Agricultural Commissioner Nikki Fried applauded an agreement late Thursday to administer a $380 million grant toward the recovery of Florida’s timber industry following Hurricane Michael in 2018.
The U.S. Department of Agriculture grant was initially announced in November 2019, making Florida the first-ever to receive a state timber grant from the USDA.
Fried credited the Florida Forest Service as an “integral” asset in the negation agreement.
“The signing of this agreement has been long-awaited and is a positive step forward for Florida’s timber producers,” Fried said. “We worked closely with the USDA for nearly a year to secure this relief for our timber industry, which has continued to show extraordinary resilience through wildfires, drought, and other challenges. With this agreement signed, our Florida Forest Service will be working with timber producers to get checks in hand and trees in the ground and help Florida’s farmers repair and rebuild irrigation infrastructure. Thank you to Secretary Perdue for helping put Florida’s $25 billion timber industry first.”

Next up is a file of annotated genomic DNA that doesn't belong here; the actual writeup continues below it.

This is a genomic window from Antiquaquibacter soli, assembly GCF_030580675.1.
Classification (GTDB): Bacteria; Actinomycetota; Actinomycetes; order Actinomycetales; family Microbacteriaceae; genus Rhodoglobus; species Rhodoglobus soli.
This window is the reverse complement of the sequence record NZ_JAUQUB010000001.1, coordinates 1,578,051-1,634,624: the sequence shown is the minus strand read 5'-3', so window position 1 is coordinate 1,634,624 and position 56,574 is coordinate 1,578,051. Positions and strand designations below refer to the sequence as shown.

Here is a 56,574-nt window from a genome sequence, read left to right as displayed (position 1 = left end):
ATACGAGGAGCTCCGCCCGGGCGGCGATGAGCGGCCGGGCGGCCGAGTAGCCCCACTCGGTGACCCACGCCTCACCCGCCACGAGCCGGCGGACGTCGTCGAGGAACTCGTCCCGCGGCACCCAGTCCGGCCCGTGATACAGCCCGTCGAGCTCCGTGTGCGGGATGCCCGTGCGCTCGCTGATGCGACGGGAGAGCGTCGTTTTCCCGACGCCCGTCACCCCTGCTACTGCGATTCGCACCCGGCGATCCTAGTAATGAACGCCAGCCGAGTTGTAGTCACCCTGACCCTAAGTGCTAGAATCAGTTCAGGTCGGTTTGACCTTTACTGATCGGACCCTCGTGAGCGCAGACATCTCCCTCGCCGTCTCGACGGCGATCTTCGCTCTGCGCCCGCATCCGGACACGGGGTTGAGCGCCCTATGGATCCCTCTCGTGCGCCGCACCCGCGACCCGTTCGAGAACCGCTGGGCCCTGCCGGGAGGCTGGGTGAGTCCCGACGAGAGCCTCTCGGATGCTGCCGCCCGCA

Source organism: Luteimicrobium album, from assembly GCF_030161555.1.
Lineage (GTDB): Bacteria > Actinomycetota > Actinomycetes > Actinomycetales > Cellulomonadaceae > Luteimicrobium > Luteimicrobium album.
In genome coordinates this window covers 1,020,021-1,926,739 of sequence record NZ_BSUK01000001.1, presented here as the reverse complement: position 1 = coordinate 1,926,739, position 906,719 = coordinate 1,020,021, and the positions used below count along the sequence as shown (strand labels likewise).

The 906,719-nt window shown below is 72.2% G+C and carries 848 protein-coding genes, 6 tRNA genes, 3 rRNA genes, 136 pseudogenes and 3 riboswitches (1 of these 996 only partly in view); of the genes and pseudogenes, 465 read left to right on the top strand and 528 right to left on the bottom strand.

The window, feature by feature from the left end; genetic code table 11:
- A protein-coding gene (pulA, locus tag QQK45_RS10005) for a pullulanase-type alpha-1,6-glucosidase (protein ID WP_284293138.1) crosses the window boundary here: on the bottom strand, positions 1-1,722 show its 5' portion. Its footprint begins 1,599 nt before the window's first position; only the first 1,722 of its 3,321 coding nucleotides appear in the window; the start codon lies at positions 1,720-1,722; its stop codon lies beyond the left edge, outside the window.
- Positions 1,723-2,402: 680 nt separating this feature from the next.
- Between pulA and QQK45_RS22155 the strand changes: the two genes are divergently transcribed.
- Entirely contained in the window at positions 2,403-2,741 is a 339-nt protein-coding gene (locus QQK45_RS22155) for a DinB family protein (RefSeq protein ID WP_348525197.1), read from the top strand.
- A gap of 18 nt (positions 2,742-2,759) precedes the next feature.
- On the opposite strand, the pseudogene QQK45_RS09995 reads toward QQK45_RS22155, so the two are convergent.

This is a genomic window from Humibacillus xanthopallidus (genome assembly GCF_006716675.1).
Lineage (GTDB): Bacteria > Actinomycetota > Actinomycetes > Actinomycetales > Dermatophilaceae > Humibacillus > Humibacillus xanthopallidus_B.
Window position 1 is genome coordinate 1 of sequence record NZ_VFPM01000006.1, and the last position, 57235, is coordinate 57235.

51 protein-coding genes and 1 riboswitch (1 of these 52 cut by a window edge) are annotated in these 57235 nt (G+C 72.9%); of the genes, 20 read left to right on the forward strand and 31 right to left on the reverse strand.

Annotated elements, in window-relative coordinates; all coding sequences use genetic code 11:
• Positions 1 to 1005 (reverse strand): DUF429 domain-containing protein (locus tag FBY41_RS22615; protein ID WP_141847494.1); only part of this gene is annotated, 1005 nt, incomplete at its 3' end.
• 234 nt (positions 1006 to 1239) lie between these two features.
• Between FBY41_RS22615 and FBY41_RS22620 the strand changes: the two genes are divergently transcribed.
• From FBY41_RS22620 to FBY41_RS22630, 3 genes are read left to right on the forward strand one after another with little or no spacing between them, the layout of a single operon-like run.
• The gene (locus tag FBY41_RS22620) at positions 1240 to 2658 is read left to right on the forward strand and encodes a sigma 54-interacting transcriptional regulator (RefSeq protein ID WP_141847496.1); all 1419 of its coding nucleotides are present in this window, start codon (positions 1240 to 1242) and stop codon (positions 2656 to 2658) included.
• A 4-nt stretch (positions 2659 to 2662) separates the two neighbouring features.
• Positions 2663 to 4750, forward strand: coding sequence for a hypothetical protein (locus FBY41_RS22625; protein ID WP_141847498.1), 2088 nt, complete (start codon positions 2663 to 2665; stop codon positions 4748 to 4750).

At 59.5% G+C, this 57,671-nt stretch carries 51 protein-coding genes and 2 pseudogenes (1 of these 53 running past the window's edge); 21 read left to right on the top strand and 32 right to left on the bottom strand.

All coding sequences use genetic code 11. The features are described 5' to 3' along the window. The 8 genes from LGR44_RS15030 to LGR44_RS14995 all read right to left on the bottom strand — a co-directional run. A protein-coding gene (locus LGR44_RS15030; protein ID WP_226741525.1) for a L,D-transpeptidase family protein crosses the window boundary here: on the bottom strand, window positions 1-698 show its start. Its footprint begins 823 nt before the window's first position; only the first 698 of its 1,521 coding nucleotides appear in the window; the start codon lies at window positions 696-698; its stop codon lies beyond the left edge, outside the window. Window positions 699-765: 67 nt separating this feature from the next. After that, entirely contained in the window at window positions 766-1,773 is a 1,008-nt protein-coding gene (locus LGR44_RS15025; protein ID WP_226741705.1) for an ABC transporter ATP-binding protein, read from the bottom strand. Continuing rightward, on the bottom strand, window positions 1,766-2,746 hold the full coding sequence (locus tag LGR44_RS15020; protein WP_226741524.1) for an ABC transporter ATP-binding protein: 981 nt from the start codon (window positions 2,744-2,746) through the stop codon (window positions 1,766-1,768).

Florida’s timber industry suffered $1.3 billion in economic losses from Hurricane Michael. Roughly 550 million trees weighing 72 million tons were damaged or destroyed. The price of clearing downed timber can cost upwards of $2,000 per acre, adding further to the impact.
The agreement will allow the Florida Forest Service to work with landowners, famers and timber producers in the affected areas to survey and inspect damages and losses.
The FDACS encouraged all timber farmers to begin collecting evidence for submission for application to USDA Emergency Forest Restoration Program. Funds are expected to be distributed in Fall.
“Florida’s forests support thousands of jobs and are critical to the Florida Panhandle’s economy and ecology,” said Erin Albury, state forester and director of the Florida Forest Service. “We will work closely with our state’s Panhandle timber producers and forest landowners to help deliver the assistance for which they’ve waited for nearly two years.”